Theology & Worldview

Where Our Security Lies Part 2: Insecurities: A Somewhat Practical Guide

I have a small fear of people. This fear is the main reason why I tend to avoid or make excuses not to talk to others. I know, I know, it sounds really silly, but that fear and insecurity are very real. It’s not that I don’t like people, on the contrary, I love to spend time with those I am close with. But that never stops the doubts and whispers inside my head. Insecurity is a major dilemma.

I am sure all of you have dealt with something like this before, and I am guessing you are probably wondering what apologetics has to do with any of this. For a long time, I thought this anxiety and fear was hidden securely in my thoughts and didn’t affect my relationship with others and with God, but I was very wrong. Insecurities not only affect your mental state, but they affect how you interact with God and others.

#1 What are Insecurities?

“Uncertainty or anxiety about oneself; lack of confidence.” (Merriam Webster Dictionary).

Insecurities are your fears about others and yourself that affect how you live your life. They stem from your doubts, lack of self-confidence, and lack of a firm and lack of a firm personal foundation. As they begin to grow, you start to think more critically of yourself and others, have destructive thoughts, and pity yourself. It makes escaping your fears almost impossible. We try and plant ourselves in things we believe will bring us security, but it always backfires. Good grades, high social status, appearance—they will never give a full sense of security and safety. Insecurities are what drive us to sometimes do random things like avoid a person for the whole day or stutter when you have memorized your speech perfectly. It feels embarrassing and is often hard to deal with. You don’t want to make others uncomfortable with the way you are behaving, and yet you cannot get rid of that feeling of loneliness and misery.

#2 Spiritual Battle

It’s a spiritual battle. I know that I constantly need to fight sin and my fears alike or else I might stray away from what is important. Our insecurities tend to take hold of our life and the only way to get rid of them is to fight. Satan is the one putting these fears and doubts inside our heads, hoping we will fall prey to sin and fall away from God. He doesn’t want us to feel safe or comforted. If we let our insecurities grow, it will soon strangle any hope or joy we may have. It’s extremely difficult to fight the “I’m not good enough” or “I’m only going to mess up,” but that should not be an excuse to give in.

Romans 12:3 says, “For by the grace given to me I say to everyone among you not to think of himself more highly than he ought to think, but to think with sober judgment, each according to the measure of faith that God has assigned.” It’s hard to fight against the noises in your head and I cannot claim reading scripture will instantly help in removing those insecurities—that’s not the main focus of scripture. Paul is reminding us that we should not think of ourselves as lower or higher than others, we need to have a correct view of ourselves and always remember that our value lies in Christ. Instead of placing our security in what seems valuable, we should remember and constantly remind ourselves through scripture that we are children of God.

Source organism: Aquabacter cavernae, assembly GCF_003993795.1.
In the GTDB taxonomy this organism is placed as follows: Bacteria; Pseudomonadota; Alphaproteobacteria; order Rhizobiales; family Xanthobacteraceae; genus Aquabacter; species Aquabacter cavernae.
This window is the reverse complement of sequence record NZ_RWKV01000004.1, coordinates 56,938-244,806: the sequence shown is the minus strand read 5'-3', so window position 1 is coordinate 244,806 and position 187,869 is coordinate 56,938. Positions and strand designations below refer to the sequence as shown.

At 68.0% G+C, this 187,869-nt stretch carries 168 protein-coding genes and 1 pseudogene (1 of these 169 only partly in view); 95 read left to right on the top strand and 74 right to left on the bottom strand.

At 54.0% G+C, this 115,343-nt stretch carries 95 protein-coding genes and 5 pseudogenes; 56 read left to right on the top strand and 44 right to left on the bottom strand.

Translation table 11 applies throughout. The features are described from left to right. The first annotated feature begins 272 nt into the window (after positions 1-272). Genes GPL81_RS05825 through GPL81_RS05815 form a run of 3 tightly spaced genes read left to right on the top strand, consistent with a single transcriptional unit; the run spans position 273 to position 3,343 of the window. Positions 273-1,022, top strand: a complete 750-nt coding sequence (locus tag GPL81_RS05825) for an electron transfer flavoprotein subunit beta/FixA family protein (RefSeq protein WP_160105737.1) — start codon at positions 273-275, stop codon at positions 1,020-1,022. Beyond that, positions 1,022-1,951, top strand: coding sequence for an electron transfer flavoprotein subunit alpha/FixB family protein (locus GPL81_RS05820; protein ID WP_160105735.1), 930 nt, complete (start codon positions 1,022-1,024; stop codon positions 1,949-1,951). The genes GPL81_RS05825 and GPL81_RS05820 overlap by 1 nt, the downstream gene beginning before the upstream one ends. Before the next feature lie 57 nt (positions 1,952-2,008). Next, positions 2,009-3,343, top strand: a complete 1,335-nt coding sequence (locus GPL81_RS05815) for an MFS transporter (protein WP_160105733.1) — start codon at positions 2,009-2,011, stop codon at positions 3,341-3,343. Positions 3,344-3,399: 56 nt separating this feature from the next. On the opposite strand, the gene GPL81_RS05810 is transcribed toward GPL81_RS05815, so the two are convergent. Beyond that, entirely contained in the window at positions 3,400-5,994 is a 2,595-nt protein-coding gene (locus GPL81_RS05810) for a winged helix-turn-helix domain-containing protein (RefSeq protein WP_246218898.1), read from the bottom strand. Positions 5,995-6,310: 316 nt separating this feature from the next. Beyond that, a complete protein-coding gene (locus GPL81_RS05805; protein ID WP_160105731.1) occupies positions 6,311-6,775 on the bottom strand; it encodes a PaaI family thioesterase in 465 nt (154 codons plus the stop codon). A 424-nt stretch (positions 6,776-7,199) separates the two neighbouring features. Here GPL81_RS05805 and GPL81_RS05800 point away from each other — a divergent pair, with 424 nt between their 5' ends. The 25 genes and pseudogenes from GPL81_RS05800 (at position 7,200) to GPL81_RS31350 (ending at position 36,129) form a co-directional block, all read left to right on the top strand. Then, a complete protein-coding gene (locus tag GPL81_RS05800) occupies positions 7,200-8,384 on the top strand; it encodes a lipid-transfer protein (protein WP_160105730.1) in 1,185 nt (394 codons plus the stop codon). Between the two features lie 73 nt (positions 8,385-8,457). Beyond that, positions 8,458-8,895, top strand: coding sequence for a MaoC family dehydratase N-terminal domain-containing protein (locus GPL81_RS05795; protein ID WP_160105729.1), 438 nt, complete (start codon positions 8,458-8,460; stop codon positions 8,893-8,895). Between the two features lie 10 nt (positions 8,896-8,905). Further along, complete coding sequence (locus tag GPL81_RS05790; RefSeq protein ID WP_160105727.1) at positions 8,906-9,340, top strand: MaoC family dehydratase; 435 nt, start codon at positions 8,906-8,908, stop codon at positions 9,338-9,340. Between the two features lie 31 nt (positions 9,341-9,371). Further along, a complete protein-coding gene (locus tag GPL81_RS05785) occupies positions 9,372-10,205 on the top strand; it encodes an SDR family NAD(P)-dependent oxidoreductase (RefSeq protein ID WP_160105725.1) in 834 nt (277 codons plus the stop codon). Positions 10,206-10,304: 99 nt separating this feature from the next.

#3 Life

So how do we apply this in our daily lives? In dealing with your insecurities, there are some things you should do and not do in your life and spiritual walk.

  • Not telling someone that you are going through something rough is one of the worst things you can do. It might make you feel better that you’re not “burdening” them, but trust me, it just makes everything worse. Receiving help allows for closure and peace of mind.
  • Make sure to continually ask for prayer. It isn’t a bad thing to ask for prayer. I have no idea why people make it seem like a bad thing (yet another insecurity), you are asking for help and intercession from your fellow brothers and sisters in Christ.
  • You need to talk to God. I know this will sound redundant depending on how many sermons you’ve heard, but read the Bible, pray, and meditate. Take time to spend with God and just be in His presence. I know that when my insecurities hit me hard, talking to God was one of the main things that helped and still helps.
  • Work at it. As I said, it’s a spiritual battle. If you do not work to overcome and to truly ground yourself in Christ, you won’t ever be able to move through.  


Insecurities are scary, they can hurt, destroy, and separate us from God. But because He constantly reminds us of who HE is and who WE ARE, we are able to overcome.

One Comment

  1. So true, Carolyn! Thank you so much for this article. It truly made me think about my own insecurities and taking them to God and my fellow believers.